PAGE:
Rawls's original position with its “thick” veil of ignorance represents a different conception of impartiality than the utilitarian requirement that equal consideration be given to everyone's desires. The original position abstracts from all information about current circumstances and the status quo, including everyone's desires and particular interests. Utilitarians take peoples' desires and interests as given and seek to maximize their satisfaction; in so doing utilitarians suspend judgment regarding the moral permissibility of peoples' desires and preferences and of the social circumstances and institutions within which desires and preferences are formed. For Rawls, a primary reason for a thick veil of ignorance is to enable an unbiased assessment of the justice of existing social and political institutions and of existing desires, preferences and conceptions of the good. If the parties to Rawls's original position had knowledge of peoples' beliefs and desires, as well as knowledge of the laws, institutions and circumstances of their society, then this knowledge would influence their decisions on principles of justice. The principles agreed to would then not be sufficiently detached from the very desires, circumstances, and institutions these principles are to be used to critically assess. Since utilitarians take peoples' desires and interests as given under existing circumstances, any principles, laws or institutions chosen behind their thin veil of ignorance will reflect and be biased by the status quo. To take an obvious counterexample, there is little if any justice in laws approved from a utilitarian impartial perspective when these laws take into account racially prejudiced preferences which are cultivated by grossly unequal, racially discriminatory and segregated social conditions. To impartially give equal consideration to everyone's desires formed under such under unjust conditions is hardly sufficient to meet requirements of justice. This illustrates some of the reasons for a “thick” as opposed to a “thin” veil of ignorance.
Rawls says that in the original position, “the Reasonable frames the Rational” (CP 319). He means the OP is a situation where rational choice of the parties is made subject to reasonable (i.e. moral) constraints. In what sense are the parties and their choice rational? Philosophers have different understandings of practical rationality. Rawls seeks to incorporate a relatively uncontroversial account of rationality into the original position, one that he thinks most any account of practical rationality would endorse as at least necessary for rational decision. The parties are then described as rational in a formal or “thin” sense that is characteristic of the theories of rational and social choice. They are resourceful, take effective means to their ends, and seek to make their preferences consistent. They also take the course of action that is more likely to achieve their ends (other things being equal). And they choose courses of action that satisfy more rather than fewer of their purposes. Rawls calls these principles of rational choice the “counting principles” (TJ sect. 25, JF 87).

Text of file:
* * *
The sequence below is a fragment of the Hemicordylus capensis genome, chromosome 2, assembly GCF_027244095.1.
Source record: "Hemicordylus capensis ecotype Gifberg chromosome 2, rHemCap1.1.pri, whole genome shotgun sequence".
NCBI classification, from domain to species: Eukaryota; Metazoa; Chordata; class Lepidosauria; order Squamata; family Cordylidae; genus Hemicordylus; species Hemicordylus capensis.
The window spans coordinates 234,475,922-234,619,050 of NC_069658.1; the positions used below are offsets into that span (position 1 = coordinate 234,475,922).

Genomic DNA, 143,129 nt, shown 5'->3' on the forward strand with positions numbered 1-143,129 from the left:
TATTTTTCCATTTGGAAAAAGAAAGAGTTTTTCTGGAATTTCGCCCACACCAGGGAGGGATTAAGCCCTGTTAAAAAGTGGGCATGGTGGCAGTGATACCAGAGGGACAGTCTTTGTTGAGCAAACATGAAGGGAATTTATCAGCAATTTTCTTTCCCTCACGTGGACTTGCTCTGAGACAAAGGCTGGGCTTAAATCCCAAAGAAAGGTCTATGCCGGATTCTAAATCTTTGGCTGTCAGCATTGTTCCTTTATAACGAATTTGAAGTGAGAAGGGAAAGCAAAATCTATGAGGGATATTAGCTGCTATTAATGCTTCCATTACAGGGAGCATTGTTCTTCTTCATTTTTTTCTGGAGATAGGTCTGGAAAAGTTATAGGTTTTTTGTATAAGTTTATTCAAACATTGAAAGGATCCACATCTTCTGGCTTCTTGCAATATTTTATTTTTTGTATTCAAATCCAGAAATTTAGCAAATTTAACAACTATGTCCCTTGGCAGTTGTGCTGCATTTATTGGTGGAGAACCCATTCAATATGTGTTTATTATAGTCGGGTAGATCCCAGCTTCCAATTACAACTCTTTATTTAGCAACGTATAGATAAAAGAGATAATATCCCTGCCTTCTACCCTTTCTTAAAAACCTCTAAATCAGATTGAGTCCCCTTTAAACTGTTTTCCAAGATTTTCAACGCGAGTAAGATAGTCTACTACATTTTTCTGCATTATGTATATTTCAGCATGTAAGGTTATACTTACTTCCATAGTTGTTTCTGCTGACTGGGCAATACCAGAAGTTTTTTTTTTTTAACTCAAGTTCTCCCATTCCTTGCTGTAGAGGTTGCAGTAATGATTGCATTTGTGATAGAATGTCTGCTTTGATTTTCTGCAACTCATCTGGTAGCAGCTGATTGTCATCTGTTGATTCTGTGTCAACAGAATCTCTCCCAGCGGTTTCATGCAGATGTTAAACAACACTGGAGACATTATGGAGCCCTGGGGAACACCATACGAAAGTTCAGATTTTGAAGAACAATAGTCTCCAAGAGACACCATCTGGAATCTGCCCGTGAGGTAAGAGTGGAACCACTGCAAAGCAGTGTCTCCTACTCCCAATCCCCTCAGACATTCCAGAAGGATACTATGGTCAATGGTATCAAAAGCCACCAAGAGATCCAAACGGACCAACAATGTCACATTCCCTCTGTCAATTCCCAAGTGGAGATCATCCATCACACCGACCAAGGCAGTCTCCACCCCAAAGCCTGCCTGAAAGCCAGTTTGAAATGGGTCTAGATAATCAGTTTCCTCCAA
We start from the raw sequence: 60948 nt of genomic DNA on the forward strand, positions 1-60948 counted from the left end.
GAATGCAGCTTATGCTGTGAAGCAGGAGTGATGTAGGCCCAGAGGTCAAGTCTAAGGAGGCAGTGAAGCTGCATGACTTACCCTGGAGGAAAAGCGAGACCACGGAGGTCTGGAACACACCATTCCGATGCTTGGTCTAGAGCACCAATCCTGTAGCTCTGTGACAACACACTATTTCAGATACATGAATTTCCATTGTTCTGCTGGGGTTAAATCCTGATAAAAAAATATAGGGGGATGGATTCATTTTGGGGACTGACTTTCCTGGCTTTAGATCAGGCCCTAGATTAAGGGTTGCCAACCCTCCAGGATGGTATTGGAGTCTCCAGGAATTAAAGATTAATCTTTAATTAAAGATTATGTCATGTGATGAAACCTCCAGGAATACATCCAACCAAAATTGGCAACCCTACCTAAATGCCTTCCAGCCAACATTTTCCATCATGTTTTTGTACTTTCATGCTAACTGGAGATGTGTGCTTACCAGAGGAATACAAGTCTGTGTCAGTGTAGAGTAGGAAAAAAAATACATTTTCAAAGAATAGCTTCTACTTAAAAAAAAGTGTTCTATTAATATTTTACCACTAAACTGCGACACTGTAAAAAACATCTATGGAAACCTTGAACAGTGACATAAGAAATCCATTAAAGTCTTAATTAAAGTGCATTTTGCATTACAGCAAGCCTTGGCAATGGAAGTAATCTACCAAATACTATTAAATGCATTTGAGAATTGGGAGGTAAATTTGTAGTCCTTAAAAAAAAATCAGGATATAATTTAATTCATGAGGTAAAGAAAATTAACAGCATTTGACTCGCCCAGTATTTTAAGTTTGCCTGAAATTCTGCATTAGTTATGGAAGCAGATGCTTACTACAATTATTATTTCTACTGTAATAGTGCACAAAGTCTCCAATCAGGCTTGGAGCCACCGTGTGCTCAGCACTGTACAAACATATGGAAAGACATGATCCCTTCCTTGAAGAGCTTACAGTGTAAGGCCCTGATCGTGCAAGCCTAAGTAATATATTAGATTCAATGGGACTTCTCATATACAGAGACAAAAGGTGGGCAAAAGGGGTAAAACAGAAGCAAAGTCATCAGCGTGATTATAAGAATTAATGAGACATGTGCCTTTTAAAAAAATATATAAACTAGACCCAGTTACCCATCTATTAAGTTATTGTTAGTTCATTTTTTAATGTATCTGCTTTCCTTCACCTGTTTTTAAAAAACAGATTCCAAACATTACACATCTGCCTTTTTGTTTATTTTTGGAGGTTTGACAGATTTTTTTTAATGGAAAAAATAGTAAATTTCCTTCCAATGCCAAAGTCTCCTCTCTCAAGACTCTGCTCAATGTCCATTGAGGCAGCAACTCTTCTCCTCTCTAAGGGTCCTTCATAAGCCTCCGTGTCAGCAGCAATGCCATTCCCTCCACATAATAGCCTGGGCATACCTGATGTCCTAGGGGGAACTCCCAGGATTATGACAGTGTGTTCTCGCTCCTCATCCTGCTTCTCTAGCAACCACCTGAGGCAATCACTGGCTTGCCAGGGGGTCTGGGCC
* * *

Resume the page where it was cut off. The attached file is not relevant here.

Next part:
More generally, for Rawls rational persons upon reflection can formulate a conception of their good, or of their primary values and purposes and the best way of life for themselves to live given their purposes. This conception incorporates their primary aims, ambitions, and commitments to others, and is informed by the conscientious moral, religious, and philosophical convictions that give meaning for them to their lives. Ideally, rational persons have carefully thought about these things and their relative importance, and they can coherently order their purposes and commitments into a “rational plan of life,” which extends over their lifetimes (TJ sect. 63). For Rawls, rational persons regard life as a whole, and do not give preference to any particular period of it. Rather in drawing up their rational plans, they are equally concerned with their good at each part of their lives. In this regard, rational persons are prudent—they care for their future good, and while they may discount the importance of future purposes based on probability assessments, they do not discount the achievement of their future purposes simply because they are in the future (TJ, sect. 45).
These primary aims, convictions, ambitions, and commitments are among the primary motivations of the parties in the original position. The parties want to provide favorable conditions for the pursuit of the various elements of the rational plan of life that defines a good life for them. This is ultimately what the parties are trying to accomplish in their choice of principles of justice. In this sense they are rational.